The funniest comedians always are the smartest. Ergo, W. Kamau Bell is a very funny fellow.
Bell unveiled his new FX showcase, Totally Biased, last night (Thursday) on FX. It's an up-to-the-minute monologue/commentary format, taped the day of broadcast in front of a live studio audience.
The title, actually, is a bit misleading. Bell isn't biased at all, but smart and plugged in, with inventive ways of skewering his subjects. He might be totally liberal, and that might be why the show got its name – conservatives and middle America might indeed see him as totally biased.
Bell, a San Francisco bay area comic, known for his successful 2010 solo theater show, W. Kamau Bell Curve: Ending Racism in About an Hour, is a virtual fresh face to TV audiences. He's getting his shot here with six episodes televised by FX, and with the backing of Chris Rock, the series' executive producer. That Rock put his name to the venture shows what faith he has in the young comic, and, for now, it seems to be well placed.
Totally Biased places Bell on a downbeat raw looking stage without a backdrop, and the rough brick of the exposed walls give off the feel of a cellar improv room. Bell uses his trademark visual aid of a back-lit projection screen behind him, displaying photos, statistics and captions to accompany his punch lines and observations. He's a sort of alt-comedy news anchor: a satiric power puncher with PowerPoint.
A lot of Bell's material is social observation about Twitter feeds, politics and, most often, race. In his premiere program, most of his bits were worthwhile, including one discussing the recent shootings by a reputed white supremacist at a Sikh temple in Wisconsin. It was edgy to go there, but Bell turned it into a solid rant about bigots being unable to tell the difference between Sikhs and Muslim Sheiks.
Visual aids then went up with likewise similar things to distinguish, including Facebook CEO Mark Zuckerberg (geeks) and Nile Rodgers, a musician from an R&B band (the '70s group named Chic.)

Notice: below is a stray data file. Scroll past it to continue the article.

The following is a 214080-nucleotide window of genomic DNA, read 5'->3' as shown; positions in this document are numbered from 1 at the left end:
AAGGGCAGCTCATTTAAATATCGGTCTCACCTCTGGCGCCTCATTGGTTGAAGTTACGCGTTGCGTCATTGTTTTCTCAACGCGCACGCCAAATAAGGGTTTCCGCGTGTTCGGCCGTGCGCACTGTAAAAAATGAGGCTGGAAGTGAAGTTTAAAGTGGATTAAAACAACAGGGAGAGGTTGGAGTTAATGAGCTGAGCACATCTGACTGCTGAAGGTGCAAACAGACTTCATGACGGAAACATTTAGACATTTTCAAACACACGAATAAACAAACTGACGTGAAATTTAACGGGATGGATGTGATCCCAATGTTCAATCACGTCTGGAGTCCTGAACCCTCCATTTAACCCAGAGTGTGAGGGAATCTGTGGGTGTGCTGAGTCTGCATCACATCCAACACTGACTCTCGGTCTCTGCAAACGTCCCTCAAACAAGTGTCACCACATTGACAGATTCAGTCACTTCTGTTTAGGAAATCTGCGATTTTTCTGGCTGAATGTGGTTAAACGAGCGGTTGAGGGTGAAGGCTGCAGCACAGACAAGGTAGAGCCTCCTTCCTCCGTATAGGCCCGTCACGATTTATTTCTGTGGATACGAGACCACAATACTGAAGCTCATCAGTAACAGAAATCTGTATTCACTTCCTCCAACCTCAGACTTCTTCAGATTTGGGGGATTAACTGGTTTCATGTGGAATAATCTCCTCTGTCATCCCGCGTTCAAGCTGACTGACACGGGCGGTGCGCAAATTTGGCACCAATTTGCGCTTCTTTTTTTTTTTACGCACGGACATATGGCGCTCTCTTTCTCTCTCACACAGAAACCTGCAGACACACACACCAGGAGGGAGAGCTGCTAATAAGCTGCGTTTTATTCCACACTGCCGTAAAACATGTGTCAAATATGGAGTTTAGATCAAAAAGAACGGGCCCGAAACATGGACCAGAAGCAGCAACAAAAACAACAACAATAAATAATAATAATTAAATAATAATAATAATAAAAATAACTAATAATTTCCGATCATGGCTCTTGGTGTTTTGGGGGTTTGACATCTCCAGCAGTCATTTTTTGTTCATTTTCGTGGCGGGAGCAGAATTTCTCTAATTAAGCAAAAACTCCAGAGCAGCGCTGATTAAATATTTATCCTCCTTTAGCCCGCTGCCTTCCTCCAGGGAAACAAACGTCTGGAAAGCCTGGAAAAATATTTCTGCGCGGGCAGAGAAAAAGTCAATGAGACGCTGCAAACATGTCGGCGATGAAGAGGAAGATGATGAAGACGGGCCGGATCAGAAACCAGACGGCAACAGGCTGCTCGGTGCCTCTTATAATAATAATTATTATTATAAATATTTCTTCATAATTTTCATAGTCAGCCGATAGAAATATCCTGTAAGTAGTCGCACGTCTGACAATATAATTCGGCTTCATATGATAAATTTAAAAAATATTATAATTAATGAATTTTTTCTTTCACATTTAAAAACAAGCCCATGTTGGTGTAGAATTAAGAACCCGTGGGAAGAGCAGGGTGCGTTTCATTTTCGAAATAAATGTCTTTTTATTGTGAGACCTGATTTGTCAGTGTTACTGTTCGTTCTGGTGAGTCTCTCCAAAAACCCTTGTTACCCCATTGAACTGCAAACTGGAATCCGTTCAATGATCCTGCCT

If this sounds a little like a longer version of Bill Maher's "New Rules" segment at the end of each Real Time with Bill Maher, it is, but that's not a bad thing. And it's more of an homage to Maher's success with the topical comic issues show that FX feels, with this program and the recently launched BrandX with Russell Brand, that there's something worth pursuing and emulating.
The inaugural Totally Biased also featured a pre-taped segment: a trip to Harlem for man-on-the-street interviews with men who had been searched by police in the controversial "Stop and Frisk" program, in which (usually) men are selected for a sidewalk search simply because of their appearance.
It was the strongest part of the show, spotlighting a tricky topic and showing off Bell's improvability. He asks interviewees if the program would be better if the police would hand out sodas afterwards and change the name of the campaign to "Pop and Frisk.", Or maybe, if they handed out coupons to Subway for a free sandwich, redeemable after every sixth frisk.
Executive producer Rock made an an-camera appearance on the premiere, during what seems to be a standard, short interview segment in the style of Chelsea Handler's Chelsea Lately. Rock looks fantastic, and does not seem to have aged a day since he left Saturday Night Live in 1993.
He joked with Bell about how "he used to have one of these," referring to his late-night HBO show which ended in 2000. Rock's rapid-fire style had both the audience and Bell really going.
And that was noteworthy, because the laughter was louder and longer than earlier in the show. Judging from earlier material available online, Bell's other gigs and jokes material seem punchier. This suggests the writers have some work to do, getting the jokes up to the level of his tested and proven stage material that's had longer to cook.
But if smart is funny, then Bell ought to easily up his game in the next five weeks and take his show from currently amusing, which it is, to cutting-edge funny.
Which he's done before.